7 Tips For Handling Grief From Harlem To Harare

When you lose a loved one, it’s one of the hardest things you can go through in your life.

It’s difficult to deal with grief no matter the situation, but depending on the circumstances, you might also have to deal with a lot of technicalities at the same time. 

For example, if your loved one died in an accident, you may be working to receive compensation for medical expenses and other damages. 

You may have to deal with hospitals, and you have to go through the process of opening an estate. 

These are all legal and logistical considerations that you’re juggling while you’re managing what can feel like overwhelming grief. 

As you navigate this time, you may be wondering what you can do to make it through. The following are tips that may help you with your grief, whether your loved one died suddenly and unexpectedly or following an illness. 

1. Understanding Grief

Sometimes, you can help yourself simply by learning about grief. Grief is our natural response to a loss. It happens when someone or something we love is taken away, and it can lead to unexpected, difficult emotions. Grief can impact your physical health as well. 

While we most often talk about grief and losing a loved one, there are other situations that can lead to grief as well. For example, a divorce or the breakup of a relationship, the loss of health, losing a job, or the loss of something you’ve long dreamed about can all cause grief. 

The process of grieving is unique to the individual, and there’s not a right or wrong way to grieve. The way that you grieve depends on your coping mechanisms, life experiences, faith, personality, and how significant of a loss you’re dealing with. 

It takes time to go through the process of grieving, and you can’t rush it. There’s also no normal timetable.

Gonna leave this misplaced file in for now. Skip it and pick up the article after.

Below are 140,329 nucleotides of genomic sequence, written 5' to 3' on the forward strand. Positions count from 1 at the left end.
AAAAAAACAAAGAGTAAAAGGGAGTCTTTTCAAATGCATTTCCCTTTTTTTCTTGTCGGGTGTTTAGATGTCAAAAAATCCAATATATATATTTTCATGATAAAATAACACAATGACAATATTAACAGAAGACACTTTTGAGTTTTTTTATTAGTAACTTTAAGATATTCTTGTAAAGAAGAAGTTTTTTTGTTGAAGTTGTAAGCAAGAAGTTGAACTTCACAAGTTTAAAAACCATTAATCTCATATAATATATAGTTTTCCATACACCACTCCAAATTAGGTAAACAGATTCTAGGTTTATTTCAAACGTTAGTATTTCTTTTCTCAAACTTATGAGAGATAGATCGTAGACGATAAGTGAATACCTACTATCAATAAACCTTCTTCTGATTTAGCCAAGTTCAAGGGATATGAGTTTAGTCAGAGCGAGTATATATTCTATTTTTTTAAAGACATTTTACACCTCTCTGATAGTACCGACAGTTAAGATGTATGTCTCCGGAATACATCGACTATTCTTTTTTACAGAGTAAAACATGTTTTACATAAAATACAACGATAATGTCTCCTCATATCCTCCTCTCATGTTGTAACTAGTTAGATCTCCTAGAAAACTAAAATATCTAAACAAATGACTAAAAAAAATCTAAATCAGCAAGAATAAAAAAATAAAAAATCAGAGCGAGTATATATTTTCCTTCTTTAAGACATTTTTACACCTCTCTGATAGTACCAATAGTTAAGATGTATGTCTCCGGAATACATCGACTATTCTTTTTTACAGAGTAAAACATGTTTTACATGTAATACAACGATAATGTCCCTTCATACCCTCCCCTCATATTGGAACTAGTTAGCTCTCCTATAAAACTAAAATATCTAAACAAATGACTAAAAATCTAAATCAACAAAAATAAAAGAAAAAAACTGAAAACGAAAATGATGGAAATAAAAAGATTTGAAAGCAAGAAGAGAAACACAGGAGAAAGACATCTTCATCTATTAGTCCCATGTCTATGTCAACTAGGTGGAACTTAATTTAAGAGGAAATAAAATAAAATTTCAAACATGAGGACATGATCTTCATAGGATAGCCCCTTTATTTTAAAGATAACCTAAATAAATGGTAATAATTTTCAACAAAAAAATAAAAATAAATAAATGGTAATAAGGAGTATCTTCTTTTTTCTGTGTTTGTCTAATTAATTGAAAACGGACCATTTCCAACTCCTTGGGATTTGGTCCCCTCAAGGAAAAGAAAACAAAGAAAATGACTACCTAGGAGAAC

2. Know That you Will Feel Better At Some Point

While grief takes time to deal with, and you can’t rush it, you can comfort yourself by understanding that you won’t feel like this forever. Some people describe grief as a wave. You can ride the wave. Understand the feelings that might be coming and try to find support for those feelings. 

3. There is a Difference Between Grief and Depression

Grief and depression aren’t the same things, and you may need more help if you find that your grief is starting to become more complex. Sometimes people think that grieving is unhealthy, or vice versa, they may ignore potential mental health conditions thinking that it’s just the grief. 


When you first experience a profound loss, you may have a hard time eating and sleeping. You may feel like you’re experiencing intense sadness for the first few months, but this should start to lessen. 

While grief is a process, if you don’t feel like your symptoms start to improve at least somewhat, or you think that they’re getting worse, it can be worthwhile to talk to a mental health professional. 

4. Practice Self-Care